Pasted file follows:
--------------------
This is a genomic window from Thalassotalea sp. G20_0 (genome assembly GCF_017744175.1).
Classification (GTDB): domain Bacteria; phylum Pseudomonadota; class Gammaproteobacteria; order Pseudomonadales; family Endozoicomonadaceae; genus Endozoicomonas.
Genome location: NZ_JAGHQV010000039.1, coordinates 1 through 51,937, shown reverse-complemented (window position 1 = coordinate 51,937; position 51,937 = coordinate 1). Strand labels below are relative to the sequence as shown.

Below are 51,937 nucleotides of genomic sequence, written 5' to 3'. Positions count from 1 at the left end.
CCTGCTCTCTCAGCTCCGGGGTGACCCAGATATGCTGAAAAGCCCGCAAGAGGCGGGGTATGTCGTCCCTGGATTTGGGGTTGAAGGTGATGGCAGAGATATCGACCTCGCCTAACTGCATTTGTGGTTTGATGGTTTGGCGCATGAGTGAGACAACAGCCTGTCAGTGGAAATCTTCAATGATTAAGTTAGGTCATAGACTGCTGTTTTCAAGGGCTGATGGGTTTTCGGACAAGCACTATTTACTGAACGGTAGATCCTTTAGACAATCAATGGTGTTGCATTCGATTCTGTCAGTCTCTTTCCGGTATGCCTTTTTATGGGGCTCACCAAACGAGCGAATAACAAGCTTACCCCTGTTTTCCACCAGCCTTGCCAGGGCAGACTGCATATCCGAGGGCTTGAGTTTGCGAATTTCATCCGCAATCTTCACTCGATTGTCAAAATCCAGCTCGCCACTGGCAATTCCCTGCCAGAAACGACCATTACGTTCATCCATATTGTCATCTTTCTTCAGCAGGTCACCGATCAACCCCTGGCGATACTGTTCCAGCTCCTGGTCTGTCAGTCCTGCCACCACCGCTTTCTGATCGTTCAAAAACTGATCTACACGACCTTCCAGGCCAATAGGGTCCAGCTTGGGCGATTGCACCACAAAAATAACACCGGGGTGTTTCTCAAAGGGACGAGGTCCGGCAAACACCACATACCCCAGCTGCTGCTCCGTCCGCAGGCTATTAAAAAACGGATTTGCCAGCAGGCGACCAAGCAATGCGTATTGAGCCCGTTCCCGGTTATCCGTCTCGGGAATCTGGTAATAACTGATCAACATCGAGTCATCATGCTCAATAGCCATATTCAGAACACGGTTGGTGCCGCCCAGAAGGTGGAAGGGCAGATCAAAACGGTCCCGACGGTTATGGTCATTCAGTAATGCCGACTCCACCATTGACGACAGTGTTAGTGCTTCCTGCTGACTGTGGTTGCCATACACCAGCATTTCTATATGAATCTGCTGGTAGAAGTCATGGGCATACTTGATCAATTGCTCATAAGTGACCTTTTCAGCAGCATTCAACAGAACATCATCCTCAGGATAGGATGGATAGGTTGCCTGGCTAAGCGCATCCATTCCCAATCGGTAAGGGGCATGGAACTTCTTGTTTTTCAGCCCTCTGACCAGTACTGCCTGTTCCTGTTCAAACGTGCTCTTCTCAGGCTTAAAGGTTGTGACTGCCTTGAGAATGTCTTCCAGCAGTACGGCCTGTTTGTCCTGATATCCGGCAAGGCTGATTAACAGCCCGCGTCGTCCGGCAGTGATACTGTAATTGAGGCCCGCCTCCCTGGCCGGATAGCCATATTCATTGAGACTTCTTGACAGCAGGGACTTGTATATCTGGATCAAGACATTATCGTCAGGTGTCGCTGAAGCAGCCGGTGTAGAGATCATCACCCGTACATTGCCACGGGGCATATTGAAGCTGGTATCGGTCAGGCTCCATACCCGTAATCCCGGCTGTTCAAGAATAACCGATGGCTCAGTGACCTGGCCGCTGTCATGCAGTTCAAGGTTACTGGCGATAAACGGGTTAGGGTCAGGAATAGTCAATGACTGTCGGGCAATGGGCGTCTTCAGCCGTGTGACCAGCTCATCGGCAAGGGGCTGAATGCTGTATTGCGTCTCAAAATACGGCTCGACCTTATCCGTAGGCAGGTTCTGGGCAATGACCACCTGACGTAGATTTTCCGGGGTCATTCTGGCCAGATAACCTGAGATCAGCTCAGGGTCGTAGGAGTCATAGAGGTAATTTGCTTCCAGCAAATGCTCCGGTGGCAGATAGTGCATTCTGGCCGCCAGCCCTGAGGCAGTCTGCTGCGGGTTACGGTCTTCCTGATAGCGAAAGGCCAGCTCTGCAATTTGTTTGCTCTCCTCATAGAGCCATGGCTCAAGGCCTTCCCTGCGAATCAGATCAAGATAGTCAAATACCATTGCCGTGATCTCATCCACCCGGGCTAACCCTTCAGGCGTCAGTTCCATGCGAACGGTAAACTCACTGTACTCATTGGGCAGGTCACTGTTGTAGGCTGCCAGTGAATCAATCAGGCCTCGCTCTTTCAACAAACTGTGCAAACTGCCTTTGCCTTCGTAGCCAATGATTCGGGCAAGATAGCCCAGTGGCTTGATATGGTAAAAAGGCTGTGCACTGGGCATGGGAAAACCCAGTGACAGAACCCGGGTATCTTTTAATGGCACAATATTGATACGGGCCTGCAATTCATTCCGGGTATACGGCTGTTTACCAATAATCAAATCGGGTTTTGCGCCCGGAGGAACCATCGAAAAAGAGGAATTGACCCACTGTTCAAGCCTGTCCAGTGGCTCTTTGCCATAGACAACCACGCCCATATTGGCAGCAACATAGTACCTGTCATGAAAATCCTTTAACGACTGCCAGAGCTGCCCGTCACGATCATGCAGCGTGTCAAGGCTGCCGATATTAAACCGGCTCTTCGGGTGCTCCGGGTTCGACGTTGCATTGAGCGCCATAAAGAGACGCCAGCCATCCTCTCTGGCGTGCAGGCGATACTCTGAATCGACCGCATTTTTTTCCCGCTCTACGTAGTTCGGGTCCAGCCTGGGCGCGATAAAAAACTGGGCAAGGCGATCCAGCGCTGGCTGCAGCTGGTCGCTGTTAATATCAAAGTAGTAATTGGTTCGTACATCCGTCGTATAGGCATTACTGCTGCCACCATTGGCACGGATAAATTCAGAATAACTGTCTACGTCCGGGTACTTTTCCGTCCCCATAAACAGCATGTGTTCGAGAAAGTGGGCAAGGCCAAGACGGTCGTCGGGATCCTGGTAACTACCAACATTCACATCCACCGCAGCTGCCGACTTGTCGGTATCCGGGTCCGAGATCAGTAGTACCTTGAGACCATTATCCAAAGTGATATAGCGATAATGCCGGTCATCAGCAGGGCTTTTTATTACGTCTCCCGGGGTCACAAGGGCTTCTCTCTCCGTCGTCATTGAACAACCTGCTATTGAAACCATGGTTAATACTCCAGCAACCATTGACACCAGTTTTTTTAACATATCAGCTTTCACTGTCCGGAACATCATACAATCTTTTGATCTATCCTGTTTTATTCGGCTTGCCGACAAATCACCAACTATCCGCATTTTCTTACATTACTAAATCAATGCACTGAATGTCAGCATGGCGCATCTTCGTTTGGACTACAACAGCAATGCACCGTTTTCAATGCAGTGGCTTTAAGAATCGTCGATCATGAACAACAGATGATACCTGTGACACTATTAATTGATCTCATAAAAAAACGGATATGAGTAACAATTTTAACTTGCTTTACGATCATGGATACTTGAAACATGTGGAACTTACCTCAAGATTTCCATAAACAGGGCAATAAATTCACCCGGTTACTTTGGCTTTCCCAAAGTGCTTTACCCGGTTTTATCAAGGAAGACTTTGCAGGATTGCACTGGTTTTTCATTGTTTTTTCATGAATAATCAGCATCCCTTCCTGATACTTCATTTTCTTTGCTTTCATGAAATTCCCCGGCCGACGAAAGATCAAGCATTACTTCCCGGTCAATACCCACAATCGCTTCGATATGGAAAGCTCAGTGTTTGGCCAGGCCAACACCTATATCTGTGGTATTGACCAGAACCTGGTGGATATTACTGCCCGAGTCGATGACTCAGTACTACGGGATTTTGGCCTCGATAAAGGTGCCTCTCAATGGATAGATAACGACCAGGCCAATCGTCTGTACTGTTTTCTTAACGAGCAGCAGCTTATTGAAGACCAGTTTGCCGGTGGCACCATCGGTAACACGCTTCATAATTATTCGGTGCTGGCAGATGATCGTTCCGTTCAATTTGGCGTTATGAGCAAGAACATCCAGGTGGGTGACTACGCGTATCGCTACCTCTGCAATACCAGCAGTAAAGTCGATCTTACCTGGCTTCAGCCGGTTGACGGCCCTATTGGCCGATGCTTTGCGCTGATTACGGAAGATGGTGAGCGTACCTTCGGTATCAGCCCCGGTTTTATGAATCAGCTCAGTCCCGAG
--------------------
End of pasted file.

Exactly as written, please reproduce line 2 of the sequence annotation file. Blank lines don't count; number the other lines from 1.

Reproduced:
Classification (GTDB): domain Bacteria; phylum Pseudomonadota; class Gammaproteobacteria; order Pseudomonadales; family Endozoicomonadaceae; genus Endozoicomonas.